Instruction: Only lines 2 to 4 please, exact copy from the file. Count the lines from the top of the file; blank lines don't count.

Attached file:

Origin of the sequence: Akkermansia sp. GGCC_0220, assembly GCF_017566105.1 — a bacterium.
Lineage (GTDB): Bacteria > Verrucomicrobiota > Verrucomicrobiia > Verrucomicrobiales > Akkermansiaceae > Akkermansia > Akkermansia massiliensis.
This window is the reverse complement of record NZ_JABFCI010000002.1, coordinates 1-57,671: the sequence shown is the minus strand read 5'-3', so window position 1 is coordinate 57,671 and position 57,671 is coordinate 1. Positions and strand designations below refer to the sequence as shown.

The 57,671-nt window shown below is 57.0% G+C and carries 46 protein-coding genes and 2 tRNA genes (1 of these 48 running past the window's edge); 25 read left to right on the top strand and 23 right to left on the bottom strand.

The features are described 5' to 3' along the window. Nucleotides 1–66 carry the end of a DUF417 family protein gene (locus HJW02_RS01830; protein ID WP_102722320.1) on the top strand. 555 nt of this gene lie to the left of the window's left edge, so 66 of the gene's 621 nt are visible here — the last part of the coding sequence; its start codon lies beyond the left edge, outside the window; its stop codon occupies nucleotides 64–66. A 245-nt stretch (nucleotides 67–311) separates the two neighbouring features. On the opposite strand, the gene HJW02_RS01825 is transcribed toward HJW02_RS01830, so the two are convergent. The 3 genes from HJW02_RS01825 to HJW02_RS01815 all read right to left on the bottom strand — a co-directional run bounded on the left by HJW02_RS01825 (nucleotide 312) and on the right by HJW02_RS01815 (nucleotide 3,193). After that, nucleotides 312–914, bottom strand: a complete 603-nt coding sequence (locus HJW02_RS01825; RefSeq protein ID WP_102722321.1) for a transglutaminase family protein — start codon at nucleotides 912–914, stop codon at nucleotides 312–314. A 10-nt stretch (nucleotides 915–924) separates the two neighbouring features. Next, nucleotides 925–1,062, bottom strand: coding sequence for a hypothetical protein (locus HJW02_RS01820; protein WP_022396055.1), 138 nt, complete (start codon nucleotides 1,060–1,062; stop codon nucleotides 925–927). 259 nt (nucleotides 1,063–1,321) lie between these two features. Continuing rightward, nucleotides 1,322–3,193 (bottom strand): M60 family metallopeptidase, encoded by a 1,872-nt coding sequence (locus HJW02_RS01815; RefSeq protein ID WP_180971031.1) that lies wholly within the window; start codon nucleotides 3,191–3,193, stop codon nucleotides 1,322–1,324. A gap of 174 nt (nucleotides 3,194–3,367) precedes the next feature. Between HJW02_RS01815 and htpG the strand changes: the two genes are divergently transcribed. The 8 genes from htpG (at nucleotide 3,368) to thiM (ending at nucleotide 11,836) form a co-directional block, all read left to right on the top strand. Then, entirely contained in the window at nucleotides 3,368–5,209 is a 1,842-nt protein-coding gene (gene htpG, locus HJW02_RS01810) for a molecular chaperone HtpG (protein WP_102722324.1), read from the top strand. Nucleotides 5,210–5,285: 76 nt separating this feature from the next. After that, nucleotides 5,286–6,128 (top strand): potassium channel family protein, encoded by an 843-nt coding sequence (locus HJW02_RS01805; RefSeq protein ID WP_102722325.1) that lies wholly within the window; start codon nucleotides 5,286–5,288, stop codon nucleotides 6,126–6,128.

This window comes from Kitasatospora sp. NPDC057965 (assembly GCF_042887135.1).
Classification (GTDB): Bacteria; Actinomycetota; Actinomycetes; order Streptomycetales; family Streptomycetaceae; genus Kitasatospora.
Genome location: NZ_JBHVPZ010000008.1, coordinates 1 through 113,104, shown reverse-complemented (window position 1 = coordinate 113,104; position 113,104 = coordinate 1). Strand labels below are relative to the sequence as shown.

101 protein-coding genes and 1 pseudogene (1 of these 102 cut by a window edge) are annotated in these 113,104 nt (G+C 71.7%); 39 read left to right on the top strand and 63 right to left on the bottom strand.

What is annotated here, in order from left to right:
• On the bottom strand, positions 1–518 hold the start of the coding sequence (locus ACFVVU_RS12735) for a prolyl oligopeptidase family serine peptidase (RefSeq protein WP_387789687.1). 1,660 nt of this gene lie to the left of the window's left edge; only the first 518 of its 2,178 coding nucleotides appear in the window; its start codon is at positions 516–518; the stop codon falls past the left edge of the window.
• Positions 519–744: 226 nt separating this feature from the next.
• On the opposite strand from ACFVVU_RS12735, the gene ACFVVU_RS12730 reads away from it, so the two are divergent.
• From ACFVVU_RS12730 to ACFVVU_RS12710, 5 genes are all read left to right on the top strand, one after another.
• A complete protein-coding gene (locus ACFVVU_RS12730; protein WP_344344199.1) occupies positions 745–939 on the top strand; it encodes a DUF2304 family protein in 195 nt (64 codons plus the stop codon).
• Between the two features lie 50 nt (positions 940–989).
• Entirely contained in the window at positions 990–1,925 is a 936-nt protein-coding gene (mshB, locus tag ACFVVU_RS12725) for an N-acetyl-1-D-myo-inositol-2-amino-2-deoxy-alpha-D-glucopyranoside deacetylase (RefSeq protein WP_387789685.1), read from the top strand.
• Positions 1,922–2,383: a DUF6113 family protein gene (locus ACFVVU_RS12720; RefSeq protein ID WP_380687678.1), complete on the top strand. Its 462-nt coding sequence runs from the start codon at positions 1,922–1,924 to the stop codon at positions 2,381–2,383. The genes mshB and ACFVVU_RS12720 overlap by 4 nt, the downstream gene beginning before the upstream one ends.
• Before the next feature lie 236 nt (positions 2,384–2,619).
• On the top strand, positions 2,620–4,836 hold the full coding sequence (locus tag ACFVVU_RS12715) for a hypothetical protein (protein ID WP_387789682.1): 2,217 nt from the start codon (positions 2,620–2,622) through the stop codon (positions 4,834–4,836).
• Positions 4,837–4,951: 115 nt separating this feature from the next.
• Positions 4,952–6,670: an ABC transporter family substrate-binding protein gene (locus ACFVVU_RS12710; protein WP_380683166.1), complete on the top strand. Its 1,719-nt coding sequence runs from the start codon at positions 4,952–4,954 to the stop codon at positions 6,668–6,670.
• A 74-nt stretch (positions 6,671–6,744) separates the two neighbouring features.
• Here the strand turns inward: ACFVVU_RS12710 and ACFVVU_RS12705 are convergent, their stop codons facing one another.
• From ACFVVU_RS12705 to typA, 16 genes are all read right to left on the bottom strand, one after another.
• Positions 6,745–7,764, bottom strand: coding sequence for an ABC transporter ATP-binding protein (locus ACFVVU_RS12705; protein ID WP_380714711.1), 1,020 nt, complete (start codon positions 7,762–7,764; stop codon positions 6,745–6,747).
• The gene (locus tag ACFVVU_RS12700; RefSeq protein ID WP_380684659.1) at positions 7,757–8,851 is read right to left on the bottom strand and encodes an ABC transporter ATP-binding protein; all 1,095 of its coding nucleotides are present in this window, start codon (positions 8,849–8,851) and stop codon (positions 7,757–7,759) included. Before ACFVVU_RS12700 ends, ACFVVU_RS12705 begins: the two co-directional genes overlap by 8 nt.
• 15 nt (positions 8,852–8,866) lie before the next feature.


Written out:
Lineage (GTDB): Bacteria > Verrucomicrobiota > Verrucomicrobiia > Verrucomicrobiales > Akkermansiaceae > Akkermansia > Akkermansia massiliensis.
This window is the reverse complement of record NZ_JABFCI010000002.1, coordinates 1-57,671: the sequence shown is the minus strand read 5'-3', so window position 1 is coordinate 57,671 and position 57,671 is coordinate 1. Positions and strand designations below refer to the sequence as shown.

The 57,671-nt window shown below is 57.0% G+C and carries 46 protein-coding genes and 2 tRNA genes (1 of these 48 running past the window's edge); 25 read left to right on the top strand and 23 right to left on the bottom strand.